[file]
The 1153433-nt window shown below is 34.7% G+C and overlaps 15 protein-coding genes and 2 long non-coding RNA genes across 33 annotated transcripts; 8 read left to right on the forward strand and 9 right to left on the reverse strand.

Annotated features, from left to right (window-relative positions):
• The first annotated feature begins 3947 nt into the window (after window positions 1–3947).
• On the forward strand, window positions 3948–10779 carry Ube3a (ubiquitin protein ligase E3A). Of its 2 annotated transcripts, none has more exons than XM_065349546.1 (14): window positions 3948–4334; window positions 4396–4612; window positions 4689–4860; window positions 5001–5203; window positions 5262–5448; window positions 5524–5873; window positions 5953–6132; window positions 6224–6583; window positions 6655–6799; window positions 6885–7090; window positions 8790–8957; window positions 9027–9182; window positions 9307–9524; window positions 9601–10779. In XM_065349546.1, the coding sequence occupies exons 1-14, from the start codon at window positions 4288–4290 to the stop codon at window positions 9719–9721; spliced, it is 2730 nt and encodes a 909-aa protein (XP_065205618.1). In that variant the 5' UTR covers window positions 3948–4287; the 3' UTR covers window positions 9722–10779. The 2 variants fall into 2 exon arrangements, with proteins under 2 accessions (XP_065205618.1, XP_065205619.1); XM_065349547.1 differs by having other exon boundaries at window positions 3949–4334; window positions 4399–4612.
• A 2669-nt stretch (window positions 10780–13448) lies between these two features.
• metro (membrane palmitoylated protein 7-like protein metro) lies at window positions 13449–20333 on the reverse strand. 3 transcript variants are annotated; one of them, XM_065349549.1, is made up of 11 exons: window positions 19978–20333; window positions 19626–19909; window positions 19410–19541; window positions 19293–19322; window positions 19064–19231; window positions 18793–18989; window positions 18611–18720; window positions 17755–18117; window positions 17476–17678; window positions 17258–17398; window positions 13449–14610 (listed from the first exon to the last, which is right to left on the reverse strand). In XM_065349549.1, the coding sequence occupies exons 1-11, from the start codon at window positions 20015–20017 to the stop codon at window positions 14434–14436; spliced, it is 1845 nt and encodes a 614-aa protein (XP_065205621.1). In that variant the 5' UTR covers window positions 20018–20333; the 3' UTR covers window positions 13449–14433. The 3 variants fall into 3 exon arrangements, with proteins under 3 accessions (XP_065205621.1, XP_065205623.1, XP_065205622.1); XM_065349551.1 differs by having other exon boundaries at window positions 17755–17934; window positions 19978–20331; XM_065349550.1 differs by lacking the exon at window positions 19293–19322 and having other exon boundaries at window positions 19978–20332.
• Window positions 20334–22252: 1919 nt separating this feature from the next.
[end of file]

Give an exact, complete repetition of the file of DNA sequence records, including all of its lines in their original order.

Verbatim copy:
The 1153433-nt window shown below is 34.7% G+C and overlaps 15 protein-coding genes and 2 long non-coding RNA genes across 33 annotated transcripts; 8 read left to right on the forward strand and 9 right to left on the reverse strand.

Annotated features, from left to right (window-relative positions):
• The first annotated feature begins 3947 nt into the window (after window positions 1–3947).
• On the forward strand, window positions 3948–10779 carry Ube3a (ubiquitin protein ligase E3A). Of its 2 annotated transcripts, none has more exons than XM_065349546.1 (14): window positions 3948–4334; window positions 4396–4612; window positions 4689–4860; window positions 5001–5203; window positions 5262–5448; window positions 5524–5873; window positions 5953–6132; window positions 6224–6583; window positions 6655–6799; window positions 6885–7090; window positions 8790–8957; window positions 9027–9182; window positions 9307–9524; window positions 9601–10779. In XM_065349546.1, the coding sequence occupies exons 1-14, from the start codon at window positions 4288–4290 to the stop codon at window positions 9719–9721; spliced, it is 2730 nt and encodes a 909-aa protein (XP_065205618.1). In that variant the 5' UTR covers window positions 3948–4287; the 3' UTR covers window positions 9722–10779. The 2 variants fall into 2 exon arrangements, with proteins under 2 accessions (XP_065205618.1, XP_065205619.1); XM_065349547.1 differs by having other exon boundaries at window positions 3949–4334; window positions 4399–4612.
• A 2669-nt stretch (window positions 10780–13448) lies between these two features.
• metro (membrane palmitoylated protein 7-like protein metro) lies at window positions 13449–20333 on the reverse strand. 3 transcript variants are annotated; one of them, XM_065349549.1, is made up of 11 exons: window positions 19978–20333; window positions 19626–19909; window positions 19410–19541; window positions 19293–19322; window positions 19064–19231; window positions 18793–18989; window positions 18611–18720; window positions 17755–18117; window positions 17476–17678; window positions 17258–17398; window positions 13449–14610 (listed from the first exon to the last, which is right to left on the reverse strand). In XM_065349549.1, the coding sequence occupies exons 1-11, from the start codon at window positions 20015–20017 to the stop codon at window positions 14434–14436; spliced, it is 1845 nt and encodes a 614-aa protein (XP_065205621.1). In that variant the 5' UTR covers window positions 20018–20333; the 3' UTR covers window positions 13449–14433. The 3 variants fall into 3 exon arrangements, with proteins under 3 accessions (XP_065205621.1, XP_065205623.1, XP_065205622.1); XM_065349551.1 differs by having other exon boundaries at window positions 17755–17934; window positions 19978–20331; XM_065349550.1 differs by lacking the exon at window positions 19293–19322 and having other exon boundaries at window positions 19978–20332.
• Window positions 20334–22252: 1919 nt separating this feature from the next.